10 I rejoice greatly in the Lord that at last you have renewed your concern for me. Indeed, you have been concerned, but you had no opportunity to show it. 11 I am not saying this because I am in need, for I have learned to be content whatever the circumstances. 12 I know what it is to be in need, and I know what it is to have plenty. I have learned the secret of being content in any and every situation, whether well fed or hungry, whether living in plenty or in want. 13 I can do everything through him who gives me strength.
Remember, Paul is writing as a Roman prisoner with no assurance of what the next day will bring; freedom, imprisonment, or even death. When he talks about the “concern” they had for him, he is referring to the financial support and material possessions they provided him. Evidently, they had tried to send things he needed on an earlier date, but had been unsuccessful. In spite of this, Paul reminded them he had learned to be content regardless of his circumstances (which included his imprisonment).
As verse 12 indicates, there is nothing wrong with being in need or having abundance. I think people in the church world sometimes have a tendency to believe that poverty is more spiritual than being wealthy. I’m not sure where that idea came from, but I don’t agree with it. I’ve known some very ungodly people who were poor, and some very godly people who were rich. I’ve also known some very poor people who were godly and some very rich people who were not. Godliness has nothing to do with possessions or the amount of money a person has.
Some of the most spiritually mature people I’ve known are extremely wealthy and use their wealth to further the Kingdom of God. If it weren’t for the fact that there are people in our church who have done well financially and are generous in giving to build God’s Kingdom – we wouldn’t have the wonderful facilities we enjoy. Every gift given is significant and we stress the importance of equal sacrifice not equal gifts. But without some big gifts, we’d not be able to accomplish what we’ve been able to do in building God’s Kingdom. A few years ago, I met one of the most successful business owners in America. This man was a multi-millionaire and he gave (get this) 90% of his income to his church and mission efforts around the world. Yet, he still made millions and said there is just no way to out-give God. Proverbs 11:25 says: “A generous man will prosper; he who refreshes others will himself be refreshed.”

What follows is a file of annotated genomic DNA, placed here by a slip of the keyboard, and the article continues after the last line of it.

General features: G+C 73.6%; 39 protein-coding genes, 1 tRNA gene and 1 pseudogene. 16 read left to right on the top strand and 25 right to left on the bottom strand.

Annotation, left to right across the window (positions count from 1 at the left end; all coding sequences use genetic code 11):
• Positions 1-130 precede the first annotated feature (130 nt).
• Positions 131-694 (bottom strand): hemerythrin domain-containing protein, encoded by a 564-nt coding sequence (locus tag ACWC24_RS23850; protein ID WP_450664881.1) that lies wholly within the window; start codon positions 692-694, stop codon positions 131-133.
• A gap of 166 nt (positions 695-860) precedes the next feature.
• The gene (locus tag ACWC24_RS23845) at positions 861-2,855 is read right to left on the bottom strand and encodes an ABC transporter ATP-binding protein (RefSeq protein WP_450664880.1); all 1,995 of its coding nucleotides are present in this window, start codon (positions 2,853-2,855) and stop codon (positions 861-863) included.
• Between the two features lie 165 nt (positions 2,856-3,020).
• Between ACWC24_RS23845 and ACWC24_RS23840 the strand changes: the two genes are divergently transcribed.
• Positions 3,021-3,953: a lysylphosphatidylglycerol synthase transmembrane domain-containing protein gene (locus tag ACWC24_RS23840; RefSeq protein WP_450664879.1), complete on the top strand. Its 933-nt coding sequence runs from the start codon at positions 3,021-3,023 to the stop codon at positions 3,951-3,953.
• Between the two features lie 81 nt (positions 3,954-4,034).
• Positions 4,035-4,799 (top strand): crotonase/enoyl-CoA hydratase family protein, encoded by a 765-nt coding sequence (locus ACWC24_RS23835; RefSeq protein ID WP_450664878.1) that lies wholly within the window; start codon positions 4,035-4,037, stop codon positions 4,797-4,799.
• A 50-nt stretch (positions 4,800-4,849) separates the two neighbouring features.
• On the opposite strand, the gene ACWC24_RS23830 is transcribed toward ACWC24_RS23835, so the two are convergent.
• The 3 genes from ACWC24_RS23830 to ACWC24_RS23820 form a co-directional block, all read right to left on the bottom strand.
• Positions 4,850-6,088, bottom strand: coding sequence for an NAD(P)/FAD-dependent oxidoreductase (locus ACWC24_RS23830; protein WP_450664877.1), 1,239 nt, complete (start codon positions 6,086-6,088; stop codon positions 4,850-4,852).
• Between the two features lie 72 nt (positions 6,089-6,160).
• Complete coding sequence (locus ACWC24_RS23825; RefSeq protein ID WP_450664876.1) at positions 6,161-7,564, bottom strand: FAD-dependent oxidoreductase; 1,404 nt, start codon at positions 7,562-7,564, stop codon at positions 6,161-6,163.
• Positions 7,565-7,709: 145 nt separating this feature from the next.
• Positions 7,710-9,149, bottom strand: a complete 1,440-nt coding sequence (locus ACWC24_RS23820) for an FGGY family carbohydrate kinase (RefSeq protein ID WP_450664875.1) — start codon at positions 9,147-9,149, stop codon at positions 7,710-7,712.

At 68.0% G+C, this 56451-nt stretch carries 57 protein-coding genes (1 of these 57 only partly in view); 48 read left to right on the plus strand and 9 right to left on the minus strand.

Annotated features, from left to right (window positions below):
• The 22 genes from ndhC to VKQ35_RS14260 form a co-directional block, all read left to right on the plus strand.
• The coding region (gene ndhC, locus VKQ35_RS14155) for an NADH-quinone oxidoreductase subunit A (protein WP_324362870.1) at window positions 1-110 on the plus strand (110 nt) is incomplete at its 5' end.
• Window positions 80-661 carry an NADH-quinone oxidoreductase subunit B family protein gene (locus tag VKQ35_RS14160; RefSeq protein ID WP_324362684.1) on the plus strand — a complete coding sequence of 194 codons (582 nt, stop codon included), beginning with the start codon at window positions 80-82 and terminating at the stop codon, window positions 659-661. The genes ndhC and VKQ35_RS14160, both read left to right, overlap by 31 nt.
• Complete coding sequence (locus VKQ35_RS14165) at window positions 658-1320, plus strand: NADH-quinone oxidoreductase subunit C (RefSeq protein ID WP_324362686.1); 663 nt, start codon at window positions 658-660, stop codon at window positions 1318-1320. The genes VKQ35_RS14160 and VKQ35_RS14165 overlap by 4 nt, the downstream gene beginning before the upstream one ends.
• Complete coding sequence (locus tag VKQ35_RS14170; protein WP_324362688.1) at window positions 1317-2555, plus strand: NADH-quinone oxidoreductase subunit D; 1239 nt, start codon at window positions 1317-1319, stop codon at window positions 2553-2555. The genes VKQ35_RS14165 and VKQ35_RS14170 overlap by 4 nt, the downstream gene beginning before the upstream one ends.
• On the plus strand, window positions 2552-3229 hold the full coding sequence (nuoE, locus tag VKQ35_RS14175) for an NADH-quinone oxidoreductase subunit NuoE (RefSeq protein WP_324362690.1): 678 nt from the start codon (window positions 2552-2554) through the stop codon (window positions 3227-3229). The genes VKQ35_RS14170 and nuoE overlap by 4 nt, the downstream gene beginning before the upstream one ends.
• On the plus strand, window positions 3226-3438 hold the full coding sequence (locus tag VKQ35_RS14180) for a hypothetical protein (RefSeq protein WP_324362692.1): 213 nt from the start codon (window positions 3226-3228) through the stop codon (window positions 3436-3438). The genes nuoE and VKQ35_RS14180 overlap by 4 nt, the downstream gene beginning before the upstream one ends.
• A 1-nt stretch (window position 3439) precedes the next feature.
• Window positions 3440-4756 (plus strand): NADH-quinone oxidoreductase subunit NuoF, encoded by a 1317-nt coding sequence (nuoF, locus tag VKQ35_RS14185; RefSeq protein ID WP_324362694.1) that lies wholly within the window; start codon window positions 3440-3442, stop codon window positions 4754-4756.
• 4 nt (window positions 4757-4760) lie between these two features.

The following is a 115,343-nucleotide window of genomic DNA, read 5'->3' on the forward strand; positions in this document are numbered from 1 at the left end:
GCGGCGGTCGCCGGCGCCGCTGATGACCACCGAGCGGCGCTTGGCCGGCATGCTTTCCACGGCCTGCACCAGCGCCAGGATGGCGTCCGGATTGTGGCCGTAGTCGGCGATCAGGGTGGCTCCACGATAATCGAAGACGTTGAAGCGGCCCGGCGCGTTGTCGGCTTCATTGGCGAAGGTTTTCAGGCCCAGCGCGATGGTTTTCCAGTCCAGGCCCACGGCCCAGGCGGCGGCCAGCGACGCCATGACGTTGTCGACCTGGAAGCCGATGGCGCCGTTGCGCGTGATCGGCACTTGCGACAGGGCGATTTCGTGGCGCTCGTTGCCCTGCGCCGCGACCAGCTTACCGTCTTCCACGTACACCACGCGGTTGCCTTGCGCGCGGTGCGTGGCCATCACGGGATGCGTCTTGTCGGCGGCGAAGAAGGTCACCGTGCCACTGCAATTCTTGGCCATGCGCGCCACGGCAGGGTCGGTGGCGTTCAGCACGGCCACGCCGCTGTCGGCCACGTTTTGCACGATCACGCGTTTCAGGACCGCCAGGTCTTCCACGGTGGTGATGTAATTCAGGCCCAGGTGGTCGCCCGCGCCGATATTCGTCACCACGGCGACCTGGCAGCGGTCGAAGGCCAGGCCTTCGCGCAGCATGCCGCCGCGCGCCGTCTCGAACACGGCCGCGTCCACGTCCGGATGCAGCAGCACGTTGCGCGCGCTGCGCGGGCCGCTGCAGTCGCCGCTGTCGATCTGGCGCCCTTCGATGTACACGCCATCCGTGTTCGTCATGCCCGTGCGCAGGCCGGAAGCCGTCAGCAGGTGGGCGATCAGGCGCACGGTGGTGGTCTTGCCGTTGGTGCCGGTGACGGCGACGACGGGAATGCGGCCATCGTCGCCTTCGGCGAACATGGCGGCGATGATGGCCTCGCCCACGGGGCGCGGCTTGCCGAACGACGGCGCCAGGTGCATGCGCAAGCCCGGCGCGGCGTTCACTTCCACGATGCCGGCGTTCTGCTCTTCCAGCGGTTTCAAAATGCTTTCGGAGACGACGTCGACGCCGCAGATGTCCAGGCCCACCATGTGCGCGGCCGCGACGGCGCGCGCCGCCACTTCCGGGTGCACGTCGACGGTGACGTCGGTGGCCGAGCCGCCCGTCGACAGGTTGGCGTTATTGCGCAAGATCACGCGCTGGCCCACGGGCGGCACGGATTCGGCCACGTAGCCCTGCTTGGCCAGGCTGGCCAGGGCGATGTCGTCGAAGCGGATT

Paul was thankful for the help of the Christ-followers from this church, and reminded them that he’d learned to be content regardless of his circumstances. One reason for his contentment came from the fact he knew he could do all things through Christ who gave him strength. No matter what he faced, Jesus Christ would give him the strength to face each day with joy. Paul’s joy wasn’t tied to his circumstances or his possessions; it was tied to his position in and relationship with Christ.
If you are a Christ-follower, you can learn to be content and have the attitude of joy that Paul exhibited. Paul, who also wrote Ephesians told the Believers at this church : “I also pray that you will understand the incredible greatness of God’s power for us who believe him. This is the same mighty power 20 that raised Christ from the dead and seated him in the place of honor at God’s right hand in the heavenly realms “(Eph. 1:19-20). The Bible says the same power that raised Jesus from the dead is available to all true Christ-followers, and through the power and presence of Jesus Christ in your life you can face anything with contentment and/or joy!